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Purple Chokeberry 'Viking'

Aronia x prunifolia

Family: Rosaceae (ro-ZAY-see-ee) (Info)
Genus: Aronia (ar-ROH-nee-uh) (Info)
Species: x prunifolia
Cultivar: Viking
Synonym:Aronia melanocarpa



Foliage Color:

Unknown - Tell us

Bloom Characteristics:

This plant is attractive to bees, butterflies and/or birds

Flowers are fragrant

Water Requirements:

Drought-tolerant; suitable for xeriscaping

Average Water Needs; Water regularly; do not overwater

Where to Grow:

Unknown - Tell us


36-48 in. (90-120 cm)

4-6 ft. (1.2-1.8 m)


36-48 in. (90-120 cm)

4-6 ft. (1.2-1.8 m)


USDA Zone 4a: to -34.4 C (-30 F)

USDA Zone 4b: to -31.6 C (-25 F)

USDA Zone 5a: to -28.8 C (-20 F)

USDA Zone 5b: to -26.1 C (-15 F)

USDA Zone 6a: to -23.3 C (-10 F)

USDA Zone 6b: to -20.5 C (-5 F)

USDA Zone 7a: to -17.7 C (0 F)

USDA Zone 7b: to -14.9 C (5 F)

USDA Zone 8a: to -12.2 C (10 F)

USDA Zone 8b: to -9.4 C (15 F)

Sun Exposure:

Full Sun

Sun to Partial Shade



Bloom Color:

White/Near White

Bloom Time:

Mid Spring



Other details:

Unknown - Tell us

Soil pH requirements:

6.6 to 7.5 (neutral)

7.6 to 7.8 (mildly alkaline)

Patent Information:

Unknown - Tell us

Propagation Methods:

From woody stem cuttings

From semi-hardwood cuttings

From seed; direct sow outdoors in fall

From seed; winter sow in vented containers, coldframe or unheated greenhouse

From seed; stratify if sowing indoors

By grafting

By air layering

Seed Collecting:

Remove fleshy coating on seeds before storing

Allow unblemished fruit to ripen; clean and dry seeds

Unblemished fruit must be significantly overripe before harvesting seed; clean and dry seeds

Properly cleaned, seed can be successfully stored


This plant has been said to grow in the following regions:

Fayetteville, Arkansas

Uxbridge, Massachusetts

Pequannock, New Jersey

Grants Pass, Oregon

Wayne, Pennsylvania

Nashville, Tennessee

Brooklyn, Wisconsin

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Gardeners' Notes:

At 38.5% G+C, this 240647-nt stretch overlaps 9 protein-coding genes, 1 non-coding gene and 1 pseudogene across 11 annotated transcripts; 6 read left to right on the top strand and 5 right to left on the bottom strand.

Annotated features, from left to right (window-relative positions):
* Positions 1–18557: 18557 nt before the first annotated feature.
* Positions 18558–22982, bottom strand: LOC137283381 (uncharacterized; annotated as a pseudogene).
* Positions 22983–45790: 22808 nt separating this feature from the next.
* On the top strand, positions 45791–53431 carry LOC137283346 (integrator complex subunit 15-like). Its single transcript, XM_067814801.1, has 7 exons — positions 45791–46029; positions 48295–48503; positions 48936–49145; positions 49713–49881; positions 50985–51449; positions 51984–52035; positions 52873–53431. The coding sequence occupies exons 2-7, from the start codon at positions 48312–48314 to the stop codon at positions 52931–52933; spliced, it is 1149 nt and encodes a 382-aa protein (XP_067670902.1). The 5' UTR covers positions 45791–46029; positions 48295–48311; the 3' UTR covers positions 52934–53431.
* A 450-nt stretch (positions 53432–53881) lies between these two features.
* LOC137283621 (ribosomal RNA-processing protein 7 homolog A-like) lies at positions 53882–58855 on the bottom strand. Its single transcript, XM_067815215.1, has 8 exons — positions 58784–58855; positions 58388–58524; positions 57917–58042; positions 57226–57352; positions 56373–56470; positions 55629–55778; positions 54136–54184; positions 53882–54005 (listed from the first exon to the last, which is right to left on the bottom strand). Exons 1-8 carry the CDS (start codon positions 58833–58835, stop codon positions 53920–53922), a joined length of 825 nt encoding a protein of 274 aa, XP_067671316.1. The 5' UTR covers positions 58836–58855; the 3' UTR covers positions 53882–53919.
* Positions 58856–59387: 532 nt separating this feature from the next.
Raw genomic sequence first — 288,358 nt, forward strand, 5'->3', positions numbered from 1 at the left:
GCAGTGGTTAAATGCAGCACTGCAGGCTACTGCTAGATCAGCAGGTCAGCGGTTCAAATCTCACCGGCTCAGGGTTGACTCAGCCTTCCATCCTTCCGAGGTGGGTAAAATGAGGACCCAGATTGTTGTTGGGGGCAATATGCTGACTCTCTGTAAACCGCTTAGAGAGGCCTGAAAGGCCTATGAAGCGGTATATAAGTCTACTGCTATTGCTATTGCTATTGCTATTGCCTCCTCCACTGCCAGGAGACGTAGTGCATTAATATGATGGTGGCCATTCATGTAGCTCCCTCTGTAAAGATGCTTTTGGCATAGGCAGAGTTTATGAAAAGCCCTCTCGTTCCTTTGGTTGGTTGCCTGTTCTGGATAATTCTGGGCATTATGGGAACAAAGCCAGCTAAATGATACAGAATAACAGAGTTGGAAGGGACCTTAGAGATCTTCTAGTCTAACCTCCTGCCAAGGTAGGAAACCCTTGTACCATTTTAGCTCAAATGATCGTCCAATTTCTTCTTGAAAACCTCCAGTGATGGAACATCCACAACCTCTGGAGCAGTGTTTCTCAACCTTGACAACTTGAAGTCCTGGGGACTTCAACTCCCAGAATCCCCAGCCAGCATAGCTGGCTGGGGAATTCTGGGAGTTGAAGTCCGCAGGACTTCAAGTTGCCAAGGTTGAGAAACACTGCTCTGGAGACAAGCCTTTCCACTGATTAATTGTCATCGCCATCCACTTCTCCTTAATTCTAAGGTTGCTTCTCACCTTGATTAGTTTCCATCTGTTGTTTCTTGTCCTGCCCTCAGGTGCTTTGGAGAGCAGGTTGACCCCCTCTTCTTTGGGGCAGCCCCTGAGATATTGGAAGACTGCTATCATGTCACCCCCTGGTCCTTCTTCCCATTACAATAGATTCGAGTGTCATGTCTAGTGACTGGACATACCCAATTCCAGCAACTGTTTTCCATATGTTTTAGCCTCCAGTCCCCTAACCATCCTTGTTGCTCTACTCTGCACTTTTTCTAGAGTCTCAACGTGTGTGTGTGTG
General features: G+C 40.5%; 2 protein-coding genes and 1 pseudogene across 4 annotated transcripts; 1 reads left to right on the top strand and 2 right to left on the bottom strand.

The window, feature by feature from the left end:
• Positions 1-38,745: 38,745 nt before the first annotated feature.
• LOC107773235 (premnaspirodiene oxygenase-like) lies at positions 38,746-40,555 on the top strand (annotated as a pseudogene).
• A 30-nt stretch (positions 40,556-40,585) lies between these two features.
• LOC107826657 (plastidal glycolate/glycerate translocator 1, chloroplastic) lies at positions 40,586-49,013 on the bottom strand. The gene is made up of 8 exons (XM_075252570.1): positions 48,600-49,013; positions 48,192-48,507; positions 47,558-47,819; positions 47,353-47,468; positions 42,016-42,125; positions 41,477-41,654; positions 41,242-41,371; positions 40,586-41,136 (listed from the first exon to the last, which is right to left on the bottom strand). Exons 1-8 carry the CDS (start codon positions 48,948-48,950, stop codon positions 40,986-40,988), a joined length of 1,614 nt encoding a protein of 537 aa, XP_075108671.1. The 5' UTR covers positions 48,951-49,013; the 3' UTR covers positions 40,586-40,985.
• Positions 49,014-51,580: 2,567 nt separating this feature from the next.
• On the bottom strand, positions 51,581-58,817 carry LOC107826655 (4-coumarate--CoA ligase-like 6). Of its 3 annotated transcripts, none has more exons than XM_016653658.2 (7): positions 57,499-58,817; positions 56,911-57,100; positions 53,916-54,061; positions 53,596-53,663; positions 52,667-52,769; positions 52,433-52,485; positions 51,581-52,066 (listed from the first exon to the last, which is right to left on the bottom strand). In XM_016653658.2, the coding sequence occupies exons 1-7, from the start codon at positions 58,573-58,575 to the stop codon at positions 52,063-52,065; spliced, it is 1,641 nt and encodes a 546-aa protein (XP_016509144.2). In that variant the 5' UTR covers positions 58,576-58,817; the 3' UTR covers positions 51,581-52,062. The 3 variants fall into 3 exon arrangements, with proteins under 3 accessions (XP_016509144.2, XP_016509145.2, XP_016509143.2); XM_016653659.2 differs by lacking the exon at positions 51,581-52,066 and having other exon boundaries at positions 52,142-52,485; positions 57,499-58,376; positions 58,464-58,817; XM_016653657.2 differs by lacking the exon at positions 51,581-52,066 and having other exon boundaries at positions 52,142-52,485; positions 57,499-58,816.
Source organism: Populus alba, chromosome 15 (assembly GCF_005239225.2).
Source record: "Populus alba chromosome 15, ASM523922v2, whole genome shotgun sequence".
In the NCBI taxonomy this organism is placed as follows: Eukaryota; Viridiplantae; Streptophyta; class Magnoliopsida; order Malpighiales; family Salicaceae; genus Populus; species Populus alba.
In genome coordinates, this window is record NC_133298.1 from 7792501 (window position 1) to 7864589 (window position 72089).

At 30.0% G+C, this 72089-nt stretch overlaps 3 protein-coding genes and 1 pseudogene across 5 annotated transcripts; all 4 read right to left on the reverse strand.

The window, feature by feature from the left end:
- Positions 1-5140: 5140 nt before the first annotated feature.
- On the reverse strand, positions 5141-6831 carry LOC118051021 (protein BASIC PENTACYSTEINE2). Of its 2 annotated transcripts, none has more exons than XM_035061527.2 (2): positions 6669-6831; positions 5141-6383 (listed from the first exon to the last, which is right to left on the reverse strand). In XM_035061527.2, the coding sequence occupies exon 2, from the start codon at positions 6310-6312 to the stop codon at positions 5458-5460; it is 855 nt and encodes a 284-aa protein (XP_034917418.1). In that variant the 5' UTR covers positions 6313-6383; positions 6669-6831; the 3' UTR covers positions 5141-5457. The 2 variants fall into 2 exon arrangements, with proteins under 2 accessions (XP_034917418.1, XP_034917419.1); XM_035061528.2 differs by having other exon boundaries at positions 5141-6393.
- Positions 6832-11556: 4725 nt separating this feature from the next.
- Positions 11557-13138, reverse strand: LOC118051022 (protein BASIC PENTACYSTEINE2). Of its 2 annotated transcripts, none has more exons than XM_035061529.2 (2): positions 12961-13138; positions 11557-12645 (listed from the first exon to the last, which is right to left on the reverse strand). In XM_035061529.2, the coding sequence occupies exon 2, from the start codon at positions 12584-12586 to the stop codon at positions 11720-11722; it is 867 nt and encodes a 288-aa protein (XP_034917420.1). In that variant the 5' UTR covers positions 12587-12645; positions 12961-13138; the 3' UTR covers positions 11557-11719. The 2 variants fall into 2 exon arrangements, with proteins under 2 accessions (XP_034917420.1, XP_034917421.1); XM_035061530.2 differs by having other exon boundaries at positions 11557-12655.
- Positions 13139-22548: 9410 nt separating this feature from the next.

On Jan 16, 2015, Loretta_NJ from Pequannock, NJ wrote:

I have this plant for fourteen years now and it is a very small tree in part shade. The white flowers are charming, similar to ninebark. In spite of what I read, the berries are snapped up before fall. I've never had any going into winter. Individual leaves start turning a bright orange and drop after the berries are done so the plant is one of the first to lose its leaves. Because of the casual way my plant turns color and drops its leaves, I never had a big fall show.


On Aug 22, 2014, Rickwebb from Downingtown, PA wrote:

I bought one of this 'Viking' cultivar from a native plant nursery in southeast Pennsylvania and planted it near a foundation of a big, old house. However, I really think "Viking' is the Black Chokeberry of A. melanocarpa. Its leaves are wider and more rounded than the Purple species and the fruit is a little bigger. Viking is the foremost cultivar that bears its fruit for commercial production of juices, jams, and jellies. Some chokeberry juice is often found in other fruit juices sold at grocery stores. The fruit is full of antioxidants.There is a farm that grows the Viking Chokeberry for its fruit as a health food, mostly in juice form, and the farm sells the plant in different sizes. This is Bellbrook Farm at 419 Union Rd in Brooklyn, Wisconsin, 53521, not far south of Madison.
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On Mar 21, 2007, bflanger from Verden
Germany (Zone 7b) wrote:

It grows well on sandy soils in zone 7b in Germany and is drought resistant.